Red Rover, Red Lover by Preston Smith / Roaring Junior Press / March 10, 2020
Mythology and outer space, corporeal bodies and celestial bodies interplay in stanzas and dance through couplets in Preston Smith’s debut poetry chapbook, Red Rover, Red Lover.
The first poem introduces us to the book’s narrator as well as Apollo and Artemis, while the final prose piece literally takes us from A to Z. Beautiful scenes throughout propel us from Earth to the stars and from modern-day situations to tales of legends past. The narrator sees life and love with such curious clarity with a unique bent towards the universal, the universe.
Apollo missions are referenced in many pieces within this collection. But Apollo also references the Greek god and here is where we see how Smith is plugged into valuable wordplay and nuances that such a duality can provide. “Apollo the First” shows us how a mission can be a person — a conquest — while descriptions of light and rust emphasize the terminology of both a relationship and a spacecraft.
In “Apollo Aborted,” the longings expressed in the previous poem are followed up with the downside of the pursuit of love and how the narrator experiences a very human awakening (or walk of shame). Suddenly the narrator is muddy, “say[s] no to every pickup truck/that stops to help.” The overwhelming notion that the narrator was “not born into divinity” builds strength here.
In poems after Apollo 5 and Apollo 7, descriptions such as “flames encased” remind us, again, that this body of work will continue to traverse a path wherein the narrator and Apollo will dance, interweave, flirt and mingle. However, just as a space shuttle can use flames in order to remain in flight, flames can also become “sputtered” and so goes the relationship between the narrator and the god Apollo. The blaze of “the sun returns” and the narrator is again doe-eyed over the abilities of the light presence of Apollo. It is then that the narrator is first introduced to Apollo’s sister, Artemis. This relates so heavily and rings true in a relationship where one meets their partner’s family.
Poems after Apollo 8, 9, 10, and 11 continue to show how the light of Apollo floods the narrator’s memories and feelings. It is also profound when “[the narrator] realize[s]/[Apollo] never truly had a home.” Time becomes an essential feature of the relationship’s nature as light and darkness come and go. The pair can withstand the seasons, but winter is an obstacle as more light becomes lost in each day. In flight, in this uplifting romance and reverence, or in a space mission, there is an ease of exploration. In “Interstellar Experiments (After Apollo 10)” all of the previous missions in the love affair culminate in the ability for the pairing to “stick the landing.” That idea drifts easily into “There was a reason I never took gymnastics lessons (After Apollo 11)” where sticking the landing can be difficult. In this poem, Apollo breathes life into the narrator’s abilities as they “spin around the globe” and perform acrobatics in zero gravity.
The bright light of awareness shakes the narrator awake in human form in poems after Apollo missions 12–17. Even in “To Knock Down A House (After Apollo 13) where a battle of otherworldly proportions takes place, the narrator “know[s] too well the intensity of familial pain.” Themes of the anxiety brought on by enclosed spaces and the nervousness of being with someone who has a parent in a position of power are very human ideas but are handled with great care in the moments that transcend the human. In the title poem, an ode to Apollo 15, the narrator shares the depths of loneliness but explores boundaries with “the lover.” Themes of family and interacting more with Apollo’s sister, Artemis, take place in “Zodiacal Geography.”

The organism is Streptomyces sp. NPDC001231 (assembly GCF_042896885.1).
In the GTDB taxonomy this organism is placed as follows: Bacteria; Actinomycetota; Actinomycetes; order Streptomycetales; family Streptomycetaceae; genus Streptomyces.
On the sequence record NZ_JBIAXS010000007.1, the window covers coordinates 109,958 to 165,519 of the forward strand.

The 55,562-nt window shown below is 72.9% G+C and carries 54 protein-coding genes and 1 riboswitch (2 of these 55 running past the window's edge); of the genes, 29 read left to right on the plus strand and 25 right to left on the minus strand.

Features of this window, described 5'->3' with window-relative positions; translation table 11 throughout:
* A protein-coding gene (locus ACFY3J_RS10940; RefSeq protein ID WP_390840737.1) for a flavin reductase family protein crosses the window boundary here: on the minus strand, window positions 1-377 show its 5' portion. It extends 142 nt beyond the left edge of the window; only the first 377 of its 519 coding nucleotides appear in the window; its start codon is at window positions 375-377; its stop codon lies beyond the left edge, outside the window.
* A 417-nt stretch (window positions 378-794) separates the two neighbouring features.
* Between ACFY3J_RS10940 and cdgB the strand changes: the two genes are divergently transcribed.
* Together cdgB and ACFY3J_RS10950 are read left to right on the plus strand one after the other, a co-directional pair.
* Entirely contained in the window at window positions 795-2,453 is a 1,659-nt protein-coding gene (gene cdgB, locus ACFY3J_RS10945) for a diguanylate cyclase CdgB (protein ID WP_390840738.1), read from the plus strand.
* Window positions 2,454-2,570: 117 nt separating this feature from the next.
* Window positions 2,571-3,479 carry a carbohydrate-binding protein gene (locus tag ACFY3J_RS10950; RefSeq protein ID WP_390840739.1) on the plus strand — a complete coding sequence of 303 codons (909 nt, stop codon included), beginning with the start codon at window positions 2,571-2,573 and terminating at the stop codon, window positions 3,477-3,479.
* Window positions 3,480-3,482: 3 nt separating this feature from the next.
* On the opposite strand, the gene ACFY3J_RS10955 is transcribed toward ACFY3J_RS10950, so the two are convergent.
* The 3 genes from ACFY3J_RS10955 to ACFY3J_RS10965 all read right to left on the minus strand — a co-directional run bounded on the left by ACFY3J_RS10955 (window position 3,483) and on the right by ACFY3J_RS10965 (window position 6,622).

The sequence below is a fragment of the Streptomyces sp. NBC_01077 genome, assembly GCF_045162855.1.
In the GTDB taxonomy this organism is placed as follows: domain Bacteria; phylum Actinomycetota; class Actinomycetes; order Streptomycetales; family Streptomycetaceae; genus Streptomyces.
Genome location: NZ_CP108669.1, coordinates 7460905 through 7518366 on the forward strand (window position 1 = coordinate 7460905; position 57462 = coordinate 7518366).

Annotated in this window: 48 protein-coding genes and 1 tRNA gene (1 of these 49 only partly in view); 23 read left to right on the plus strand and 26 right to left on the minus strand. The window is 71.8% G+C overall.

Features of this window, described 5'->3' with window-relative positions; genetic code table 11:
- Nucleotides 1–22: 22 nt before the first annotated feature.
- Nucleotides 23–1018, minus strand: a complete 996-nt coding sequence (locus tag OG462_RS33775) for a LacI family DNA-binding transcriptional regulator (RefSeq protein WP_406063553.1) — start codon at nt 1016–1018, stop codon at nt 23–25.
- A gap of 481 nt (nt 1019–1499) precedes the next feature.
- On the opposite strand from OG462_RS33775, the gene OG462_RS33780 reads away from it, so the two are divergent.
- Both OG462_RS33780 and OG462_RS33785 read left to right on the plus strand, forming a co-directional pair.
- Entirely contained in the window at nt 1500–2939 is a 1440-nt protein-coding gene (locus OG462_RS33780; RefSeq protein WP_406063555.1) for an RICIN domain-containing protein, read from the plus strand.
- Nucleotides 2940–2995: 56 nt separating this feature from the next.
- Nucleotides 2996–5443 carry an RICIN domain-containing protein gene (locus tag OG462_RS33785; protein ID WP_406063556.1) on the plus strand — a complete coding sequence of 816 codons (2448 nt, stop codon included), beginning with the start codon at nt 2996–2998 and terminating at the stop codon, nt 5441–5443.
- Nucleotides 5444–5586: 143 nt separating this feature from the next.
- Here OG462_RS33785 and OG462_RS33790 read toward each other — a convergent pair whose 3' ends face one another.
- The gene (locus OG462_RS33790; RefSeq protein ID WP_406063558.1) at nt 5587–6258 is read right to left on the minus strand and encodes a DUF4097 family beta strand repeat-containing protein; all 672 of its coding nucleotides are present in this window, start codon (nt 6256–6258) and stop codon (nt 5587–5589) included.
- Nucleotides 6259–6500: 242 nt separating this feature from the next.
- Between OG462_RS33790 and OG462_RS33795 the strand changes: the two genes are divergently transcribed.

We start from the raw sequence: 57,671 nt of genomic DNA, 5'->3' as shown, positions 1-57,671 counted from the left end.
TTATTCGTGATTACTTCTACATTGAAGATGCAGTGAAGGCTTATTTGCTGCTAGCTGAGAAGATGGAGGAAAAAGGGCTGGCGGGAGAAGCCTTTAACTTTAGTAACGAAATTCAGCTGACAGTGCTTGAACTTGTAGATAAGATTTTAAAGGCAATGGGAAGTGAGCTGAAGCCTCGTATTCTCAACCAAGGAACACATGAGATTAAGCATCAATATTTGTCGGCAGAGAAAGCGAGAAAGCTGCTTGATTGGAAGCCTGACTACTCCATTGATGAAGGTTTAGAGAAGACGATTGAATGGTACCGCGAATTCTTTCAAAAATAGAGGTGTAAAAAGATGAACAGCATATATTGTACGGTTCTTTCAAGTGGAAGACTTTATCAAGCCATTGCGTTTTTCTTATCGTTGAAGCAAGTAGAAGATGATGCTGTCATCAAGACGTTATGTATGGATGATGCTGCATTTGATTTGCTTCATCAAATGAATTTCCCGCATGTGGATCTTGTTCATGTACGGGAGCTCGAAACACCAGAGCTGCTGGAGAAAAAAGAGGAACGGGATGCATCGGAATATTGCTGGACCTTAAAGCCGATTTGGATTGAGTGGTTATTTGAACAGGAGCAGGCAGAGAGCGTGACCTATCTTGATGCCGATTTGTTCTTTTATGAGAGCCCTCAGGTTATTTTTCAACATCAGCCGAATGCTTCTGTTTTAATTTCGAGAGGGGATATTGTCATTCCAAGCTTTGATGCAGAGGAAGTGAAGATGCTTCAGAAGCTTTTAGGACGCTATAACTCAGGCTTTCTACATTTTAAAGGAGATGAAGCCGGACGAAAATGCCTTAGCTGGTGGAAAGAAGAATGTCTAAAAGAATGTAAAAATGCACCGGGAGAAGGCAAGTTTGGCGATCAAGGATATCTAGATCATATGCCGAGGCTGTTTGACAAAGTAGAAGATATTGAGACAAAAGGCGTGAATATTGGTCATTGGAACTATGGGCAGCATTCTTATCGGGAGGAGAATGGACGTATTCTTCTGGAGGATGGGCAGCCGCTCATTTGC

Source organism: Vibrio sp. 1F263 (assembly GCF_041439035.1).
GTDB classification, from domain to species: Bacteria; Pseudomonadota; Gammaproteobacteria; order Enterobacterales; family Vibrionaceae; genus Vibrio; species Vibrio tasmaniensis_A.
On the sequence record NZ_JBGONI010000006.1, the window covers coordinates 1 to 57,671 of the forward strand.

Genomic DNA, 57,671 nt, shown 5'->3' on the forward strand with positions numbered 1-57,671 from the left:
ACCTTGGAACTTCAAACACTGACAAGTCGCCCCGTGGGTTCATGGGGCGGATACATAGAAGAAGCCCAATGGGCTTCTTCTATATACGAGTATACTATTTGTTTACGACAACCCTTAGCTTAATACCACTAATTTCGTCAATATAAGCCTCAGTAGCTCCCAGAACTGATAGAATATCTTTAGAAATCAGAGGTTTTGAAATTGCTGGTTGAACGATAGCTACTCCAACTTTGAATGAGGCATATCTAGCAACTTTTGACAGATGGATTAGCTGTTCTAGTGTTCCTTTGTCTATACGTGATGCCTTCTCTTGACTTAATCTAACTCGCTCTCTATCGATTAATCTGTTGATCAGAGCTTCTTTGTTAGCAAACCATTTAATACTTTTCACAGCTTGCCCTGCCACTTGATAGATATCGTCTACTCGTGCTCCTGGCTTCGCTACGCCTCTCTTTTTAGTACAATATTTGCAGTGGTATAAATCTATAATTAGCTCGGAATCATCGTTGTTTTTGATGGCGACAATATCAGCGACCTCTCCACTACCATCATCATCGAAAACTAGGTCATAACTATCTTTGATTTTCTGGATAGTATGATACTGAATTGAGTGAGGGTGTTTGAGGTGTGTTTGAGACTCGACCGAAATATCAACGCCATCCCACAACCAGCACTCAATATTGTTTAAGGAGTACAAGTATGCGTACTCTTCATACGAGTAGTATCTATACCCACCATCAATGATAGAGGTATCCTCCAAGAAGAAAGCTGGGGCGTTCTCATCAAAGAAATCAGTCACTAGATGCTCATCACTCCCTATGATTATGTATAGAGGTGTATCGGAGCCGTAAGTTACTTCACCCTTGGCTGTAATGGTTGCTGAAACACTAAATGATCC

Outside of the Apollo-centric pieces, there are several poems in the latter part of the collection that continue to forge connection and conquering. We soon learn that “[a] god has many faces.” The narrator becomes more connected to Artemis and finds solace in her. Nearing the end of this collection of poems, we see the narrator exploring the self. In “The Price of Glass” the narrator realizes that a true self hides that is more “wooden, rigid.” In “Helios,” the narrator navigates home, feeling most alone, starts right back at the where the first poem began. Apollo is less prominent at this point, but the narrator reaches out to his moon sister as winter takes hold. “Wonderland as a Temporal Refraction” gives us a very interesting Lewis Carroll-esque take on mirrors — this time using the idea of the moon as being a mirror and how we can soak up the light that is cast.
The final prose piece sums up the light and dark of our lives and ourselves in a very alphabetic way. We began this book at point A with (Apollo and Artemis) and landed at Z in the end, with Zeus and the influence of the zodiac.
Red Rover, Red Lover is exceptional in intermingling so many ideas without being overwrought. It is even exceptional in its title. As children, many of us played the game “Red Rover” but a “rover” is also a type of research tool used on a planet’s surface. Love is also something to be explored and can often feel like a game, one of acceptance or failure, as the playground game Red Rover shows us.
Preston Smith has meticulously combined factors of emotion with interests in myth, space, and more and produced a chapbook that reads well even for those who do not know all of the minutiae of gods, goddesses, or space missions. It is also interactive enough that one can easily access these aspects of the book to delve ever-deeper into the beauty of the cosmos Smith has written.